Saliva is often thought of as dirty and unhygienic. But this liquid composed of 98% water also contains enzymes, antibacterial compounds, electrolytes and other necessary components needed to keep your mouth healthy.
Yes, saliva is more than just an agent of chemical digestion, it also helps your teeth remain tooth decay-free. How does saliva help the teeth? Read on to learn more.
Aside from breaking down starch and helping to dissolve food, saliva also helps protect the teeth. A thin film of saliva covers the teeth and fights tooth decay through its antibacterial agents. It also washes food debris away from the teeth.
Antibacterial agents are present in toothpastes with fluoride. This helps in the rebuilding of lost enamel (remineralisation).
This is called xerostomia or dry mouth. It means a decreased saliva supply. When this happens, bacteria thrive on your teeth.
Mouth breathing can cause a temporary dry mouth. Think about how your breath smells when you wake up to a dry mouth. At first, the effects are minor. But the longer your mouth stays dry, the more vulnerable your oral health and general wellbeing becomes.
Dry mouth is usually caused by one of the following:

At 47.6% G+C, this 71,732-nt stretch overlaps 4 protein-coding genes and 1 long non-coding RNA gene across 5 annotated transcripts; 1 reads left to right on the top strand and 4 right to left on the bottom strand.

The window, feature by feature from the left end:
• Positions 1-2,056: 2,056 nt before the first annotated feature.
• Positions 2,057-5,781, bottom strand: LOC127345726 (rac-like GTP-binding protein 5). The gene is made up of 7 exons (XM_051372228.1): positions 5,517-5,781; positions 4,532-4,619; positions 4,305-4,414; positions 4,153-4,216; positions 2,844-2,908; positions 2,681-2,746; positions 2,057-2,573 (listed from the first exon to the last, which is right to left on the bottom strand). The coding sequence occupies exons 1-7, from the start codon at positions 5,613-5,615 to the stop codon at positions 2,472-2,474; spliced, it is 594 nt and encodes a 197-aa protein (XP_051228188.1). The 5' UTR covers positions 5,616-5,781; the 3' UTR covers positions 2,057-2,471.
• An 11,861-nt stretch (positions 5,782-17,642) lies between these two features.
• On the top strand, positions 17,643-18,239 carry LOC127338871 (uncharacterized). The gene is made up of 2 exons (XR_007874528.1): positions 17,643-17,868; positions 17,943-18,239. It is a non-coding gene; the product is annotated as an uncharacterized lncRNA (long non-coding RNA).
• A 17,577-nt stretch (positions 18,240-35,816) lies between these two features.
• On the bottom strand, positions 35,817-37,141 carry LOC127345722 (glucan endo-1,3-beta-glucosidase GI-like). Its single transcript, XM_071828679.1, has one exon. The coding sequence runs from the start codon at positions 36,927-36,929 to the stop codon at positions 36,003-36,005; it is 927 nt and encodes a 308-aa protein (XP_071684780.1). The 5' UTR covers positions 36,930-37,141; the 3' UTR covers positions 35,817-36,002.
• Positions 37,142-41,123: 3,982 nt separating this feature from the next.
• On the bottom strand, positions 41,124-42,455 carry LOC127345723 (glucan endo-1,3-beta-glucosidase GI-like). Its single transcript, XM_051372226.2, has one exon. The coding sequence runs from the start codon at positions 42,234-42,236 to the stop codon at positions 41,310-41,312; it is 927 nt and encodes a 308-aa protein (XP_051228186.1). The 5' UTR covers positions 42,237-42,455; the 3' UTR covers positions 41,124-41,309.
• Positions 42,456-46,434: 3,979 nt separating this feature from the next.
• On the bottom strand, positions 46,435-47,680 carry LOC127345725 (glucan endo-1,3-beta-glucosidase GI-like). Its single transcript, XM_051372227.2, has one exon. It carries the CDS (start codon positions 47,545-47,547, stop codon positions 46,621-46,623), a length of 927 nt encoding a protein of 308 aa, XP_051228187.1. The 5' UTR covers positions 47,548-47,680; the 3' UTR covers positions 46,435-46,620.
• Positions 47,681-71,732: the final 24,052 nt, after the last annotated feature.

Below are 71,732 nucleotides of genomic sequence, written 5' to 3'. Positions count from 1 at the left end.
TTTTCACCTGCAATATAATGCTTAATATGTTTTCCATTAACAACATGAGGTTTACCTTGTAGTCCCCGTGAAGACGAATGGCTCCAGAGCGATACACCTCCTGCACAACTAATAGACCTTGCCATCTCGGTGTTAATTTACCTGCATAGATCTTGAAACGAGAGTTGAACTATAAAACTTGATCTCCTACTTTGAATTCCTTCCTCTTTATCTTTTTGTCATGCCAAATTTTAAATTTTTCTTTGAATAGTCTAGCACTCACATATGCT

Mouth breathing – a healthy person can breathe through the nose and mouth. Mouth breathing happens when you are catching your breath and need air in your lungs faster. However chronic mouth breathing can affect your dental health. Aside from dry mouth, it can also lead to crooked teeth in children.
Medications – there are some medications (even OTC ones) that can cause temporary dry mouth. Medications for depression, anxiety, and high blood pressure are some examples. OTC drugs such as antihistamines, decongestants, muscle relaxants, and pain relievers can also cause temporary dry mouth.
Lifestyle – dry mouth is more prevalent in smokers and alcoholics. Chewing tobacco also increases the possibility of a dry mouth.
Ageing – ageing brings about changes in the body. Those in their golden years are vulnerable to dry mouth.
Dehydration – dehydration from cold, excessive sweating, vomiting or other ailments can cause temporary dry mouth. Keep yourself hydrated.
Medical problems – certain medical conditions are associated with dry mouth. These include Sjogren’s Syndrome, diabetes, Alzheimer’s disease, stroke, and sleep apnoea.
Dry mouth is associated with the following:
Identifying the cause is the first step. A comprehensive checkup to identify the cause is necessary. Mouth breathing, for instance, has to be properly checked for effective treatment. Keep yourself hydrated by drinking the right amount of water. To maximise the tooth decay-fighting capacity of saliva, talk to your dentist. Oral hygiene habits and nutrition and diet, are among the recommendations given by dentists fighting dry mouth.